The frequent complaint from startups is that remote work is too slow. Since it’s a startup, communication should be blazing fast and close. Too much is at stake. Too many questions should be answered, too many problems should be solved. Co-founders should work hand by hand, form as close bond as possible.
Nobody wants to be ghosted. I’ve heard a story of a team recruited a remote tech co-founder. He agreed to create a web application, then after some time stopped answering calls and messages. Nobody still knows why. The guy was somewhere there suppose to be working by himself, but he disappeared. The rest of the team realized that, only after some time until it became clear that he is not responding.
But, if someone stops coming to the office it immediately becomes clear that something is wrong. Moreover, it is quite rare that someone would just stop coming to the office without giving some explanation.
So, is a remote startup possible?
The remote startup is possible only if you have communication like the one when co-founders are sitting behind the same or nearby desks.
I mean, they should see and hear each other all the time. That allows them to immediately respond to each other, share ideas, discuss immediate issues, joke and have fun together.
Such continuous communication is the most efficient way to form a bond. Without such communication, it’s much harder if not impossible.
Co-founders need a bond. They need to become a team. They can’t have their own tasks and not to see each other in days. In this case, they will little by little go sideways. The focus will be getting weaker. There will be a lack of mutual reinforcement.
Continuous face-to-face communication allows founders to stay on the same track, to be a single unit.
Can such communication be arranged remotely?
Well, you could leave Skype video call running “forever”, right? It may seem like an option, but in fact, it will consume most of your bandwidth and overload your CPU. Moreover, the connection could be unstable.
Other similar tools may work better in details, but the core issue with bandwidth and CPU overload will remain.
We need a tool that allows to remain connected via live video and still feel good about that. Bandwidth and CPU consumption should be low. A user should feel good about being seen and heard by others.
Can that be achieved with Skype and similar tools?
Using standard video conferencing software, you can view another user in full screen without him knowing that. It is the same as if someone looks at you straight in the face from breathing distance, with you actually not feeling and knowing that.
That’s, to say the least, weird.
A tool is needed that:
- respects privacy
- creates the same rules of visibility for every participant
- notifies beforehand about changes of visibility
- changes visibility not suddenly, but gradually allowing to make necessary preparations
Working remotely means working from home in most of the cases. That’s why the communication tool must preserve privacy by default and by design.
For example, in the experimental tool that I’ve developed, every user is blurred by default, as shown below:
A user is visible but not in detail. If the user is picking his nose or drinking coffee, etc. – others won’t recognize that.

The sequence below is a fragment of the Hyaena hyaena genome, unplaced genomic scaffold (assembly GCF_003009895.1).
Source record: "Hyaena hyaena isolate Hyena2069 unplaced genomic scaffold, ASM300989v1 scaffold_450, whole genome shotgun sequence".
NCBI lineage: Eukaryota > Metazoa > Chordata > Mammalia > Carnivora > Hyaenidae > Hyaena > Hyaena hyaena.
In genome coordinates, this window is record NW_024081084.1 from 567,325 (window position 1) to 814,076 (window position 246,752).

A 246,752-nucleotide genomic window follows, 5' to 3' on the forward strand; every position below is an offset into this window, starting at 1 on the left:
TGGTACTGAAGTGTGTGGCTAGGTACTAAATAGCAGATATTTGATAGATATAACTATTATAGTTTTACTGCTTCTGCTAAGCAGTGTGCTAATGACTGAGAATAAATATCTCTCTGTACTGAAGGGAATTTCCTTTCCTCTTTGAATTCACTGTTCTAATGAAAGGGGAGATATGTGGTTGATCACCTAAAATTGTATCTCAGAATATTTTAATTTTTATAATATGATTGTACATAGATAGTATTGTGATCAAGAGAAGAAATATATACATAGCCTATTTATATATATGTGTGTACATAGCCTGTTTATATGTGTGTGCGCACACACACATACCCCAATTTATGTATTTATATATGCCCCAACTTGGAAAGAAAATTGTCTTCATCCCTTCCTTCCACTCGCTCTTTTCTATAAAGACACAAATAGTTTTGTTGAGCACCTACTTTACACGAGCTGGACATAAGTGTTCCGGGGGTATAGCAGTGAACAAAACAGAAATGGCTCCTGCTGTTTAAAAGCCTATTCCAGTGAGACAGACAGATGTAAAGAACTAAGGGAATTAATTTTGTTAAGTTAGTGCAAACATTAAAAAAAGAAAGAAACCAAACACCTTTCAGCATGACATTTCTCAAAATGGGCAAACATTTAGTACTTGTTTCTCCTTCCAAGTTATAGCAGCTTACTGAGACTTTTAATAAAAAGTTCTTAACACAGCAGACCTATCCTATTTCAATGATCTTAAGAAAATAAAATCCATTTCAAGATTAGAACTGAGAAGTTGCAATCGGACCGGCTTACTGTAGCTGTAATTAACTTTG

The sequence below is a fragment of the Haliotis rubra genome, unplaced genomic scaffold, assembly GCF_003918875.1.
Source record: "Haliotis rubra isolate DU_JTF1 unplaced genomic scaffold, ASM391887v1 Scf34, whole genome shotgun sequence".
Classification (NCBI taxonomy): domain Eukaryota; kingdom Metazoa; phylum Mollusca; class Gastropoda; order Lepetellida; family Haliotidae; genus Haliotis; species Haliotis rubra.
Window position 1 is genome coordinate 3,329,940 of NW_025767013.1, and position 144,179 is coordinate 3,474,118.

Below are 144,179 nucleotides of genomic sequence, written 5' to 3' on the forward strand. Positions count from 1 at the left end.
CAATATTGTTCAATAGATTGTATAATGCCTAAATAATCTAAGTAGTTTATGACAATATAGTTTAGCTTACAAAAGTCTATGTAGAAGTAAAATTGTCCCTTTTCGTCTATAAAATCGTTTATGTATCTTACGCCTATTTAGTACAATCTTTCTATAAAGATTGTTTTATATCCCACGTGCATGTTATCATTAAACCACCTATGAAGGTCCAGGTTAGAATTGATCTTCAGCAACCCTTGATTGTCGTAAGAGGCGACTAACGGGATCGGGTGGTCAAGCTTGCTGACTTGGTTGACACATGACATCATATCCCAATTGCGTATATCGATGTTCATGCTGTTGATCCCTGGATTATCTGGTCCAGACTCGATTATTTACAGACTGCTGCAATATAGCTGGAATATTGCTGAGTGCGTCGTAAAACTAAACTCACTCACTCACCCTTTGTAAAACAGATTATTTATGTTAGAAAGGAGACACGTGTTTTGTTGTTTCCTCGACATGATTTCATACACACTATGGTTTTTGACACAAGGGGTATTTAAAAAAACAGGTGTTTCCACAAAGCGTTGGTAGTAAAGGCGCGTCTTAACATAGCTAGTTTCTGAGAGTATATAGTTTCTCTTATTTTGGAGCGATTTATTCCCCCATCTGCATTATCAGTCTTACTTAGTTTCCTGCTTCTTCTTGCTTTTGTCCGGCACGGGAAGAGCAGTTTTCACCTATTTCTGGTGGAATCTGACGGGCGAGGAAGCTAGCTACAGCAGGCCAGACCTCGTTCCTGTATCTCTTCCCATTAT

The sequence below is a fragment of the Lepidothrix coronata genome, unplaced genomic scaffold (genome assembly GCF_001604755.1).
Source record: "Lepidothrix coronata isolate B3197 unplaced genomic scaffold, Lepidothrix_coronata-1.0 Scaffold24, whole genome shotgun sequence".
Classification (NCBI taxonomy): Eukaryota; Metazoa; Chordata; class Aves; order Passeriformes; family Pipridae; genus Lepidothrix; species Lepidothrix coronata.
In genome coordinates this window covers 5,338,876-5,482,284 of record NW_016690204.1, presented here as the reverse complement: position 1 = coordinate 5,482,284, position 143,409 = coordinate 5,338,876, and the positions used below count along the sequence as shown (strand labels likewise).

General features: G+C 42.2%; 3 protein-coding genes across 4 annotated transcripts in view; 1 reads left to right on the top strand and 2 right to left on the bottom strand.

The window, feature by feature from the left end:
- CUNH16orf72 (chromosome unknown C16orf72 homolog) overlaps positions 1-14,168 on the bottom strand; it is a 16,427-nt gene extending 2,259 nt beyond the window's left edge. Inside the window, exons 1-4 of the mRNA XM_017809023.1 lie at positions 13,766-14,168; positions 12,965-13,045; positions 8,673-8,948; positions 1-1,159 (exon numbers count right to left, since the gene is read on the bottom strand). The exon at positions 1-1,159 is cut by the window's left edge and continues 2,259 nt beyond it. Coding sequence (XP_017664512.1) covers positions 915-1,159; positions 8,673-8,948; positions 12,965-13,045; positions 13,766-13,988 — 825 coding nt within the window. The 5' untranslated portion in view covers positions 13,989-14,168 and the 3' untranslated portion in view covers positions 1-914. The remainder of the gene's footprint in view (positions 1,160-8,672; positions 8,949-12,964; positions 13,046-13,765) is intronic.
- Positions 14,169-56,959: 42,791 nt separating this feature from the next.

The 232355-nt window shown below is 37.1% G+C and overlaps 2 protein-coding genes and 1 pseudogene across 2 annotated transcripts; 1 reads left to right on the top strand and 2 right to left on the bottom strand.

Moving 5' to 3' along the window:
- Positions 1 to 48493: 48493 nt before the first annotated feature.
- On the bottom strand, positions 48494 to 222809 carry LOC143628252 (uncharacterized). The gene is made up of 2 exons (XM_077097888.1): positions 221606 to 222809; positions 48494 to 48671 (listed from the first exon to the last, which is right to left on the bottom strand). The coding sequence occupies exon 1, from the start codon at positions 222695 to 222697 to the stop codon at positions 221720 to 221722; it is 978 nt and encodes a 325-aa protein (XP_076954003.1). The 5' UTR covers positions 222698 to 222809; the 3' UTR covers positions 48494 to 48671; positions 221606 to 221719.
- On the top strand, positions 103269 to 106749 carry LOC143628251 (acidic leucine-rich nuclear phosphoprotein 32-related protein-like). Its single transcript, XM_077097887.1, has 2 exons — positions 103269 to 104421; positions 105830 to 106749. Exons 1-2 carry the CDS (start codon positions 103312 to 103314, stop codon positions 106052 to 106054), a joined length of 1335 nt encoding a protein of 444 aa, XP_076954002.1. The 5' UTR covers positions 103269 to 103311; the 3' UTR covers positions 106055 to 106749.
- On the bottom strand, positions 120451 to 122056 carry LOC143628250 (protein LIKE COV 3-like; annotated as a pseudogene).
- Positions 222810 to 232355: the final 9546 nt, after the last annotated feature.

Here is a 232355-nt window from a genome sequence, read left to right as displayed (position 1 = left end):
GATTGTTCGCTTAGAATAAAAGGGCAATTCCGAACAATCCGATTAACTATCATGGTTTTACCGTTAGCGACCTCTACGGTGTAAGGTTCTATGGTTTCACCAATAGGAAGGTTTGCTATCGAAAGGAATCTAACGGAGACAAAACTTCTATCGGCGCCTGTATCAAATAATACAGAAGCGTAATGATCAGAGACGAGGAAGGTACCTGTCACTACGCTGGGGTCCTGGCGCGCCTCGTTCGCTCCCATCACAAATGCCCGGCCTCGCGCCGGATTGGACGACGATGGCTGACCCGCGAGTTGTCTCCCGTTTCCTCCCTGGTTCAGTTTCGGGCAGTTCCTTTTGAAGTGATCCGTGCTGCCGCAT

Such blurring provides a balance between visibility and privacy.
Beforehand notification on visibility changes
You should be prepared for someone seeing you. In the office, everyone is ready to be seen. Everyone is dressed up, women are wearing makeup. Everybody is mentally ready for interaction with others.
Working from home is a totally different situation. Everyone is in his/her zone of comfort. Contact with others should be done in a way that allows preparing beforehand.
That is why my product gives a prior notification that says “A user will unblur you in a few seconds”, as shown in the image below:
This gives the user a few seconds to prepare for the contact. 7 seconds by default with the ability to increase or decrease the interval. 3 seconds is the minimum. Combined with being blurred by default it gives the user enough time to prepare to be seen.
Gradual visibility change
A change of visibility shouldn’t occur instantly. Nobody likes suddenness/abruptness especially when it comes to privacy.
That is why a change of visibility should be gradual and smooth, as shown in the image below:
As you can see on the image above, unblurring happens gradually not instantly.
Same rules of visibility
Imagine the situation that within the same communication tool you are visible and your manager/boss is not. Wouldn’t it feel awkward and unfair in general?
A live video communication tool in which one participant is more visible than the other becomes a surveillance tool. It gives some people the power to invade other’s privacy.
The live video communication tool must be the opposite – it must provide the same rules of visibility for everyone.
After all, in the office you cannot wear an invisibility coat – you are present and visible the same as everyone else.
You should be able to see others only when your live video is up and vice versa.
Such reciprocity is implemented in my experimental product. In one type of video connection, you can see other users only when your video is running. In the other type of connection, you can see and hear other users only when your video is running, as shown in the image below:
A remote startup is possible, but it is a difficult thing to do. A lack of communication tools that provide a continuous live video connection between founders is the main reason for that.
I encourage you to try VideoWorkLink (VWL). This is an experimental tool for live video communication with remote employees. It provides an individual sense of privacy that makes it easy to remain connected via live video without feeling discomfort.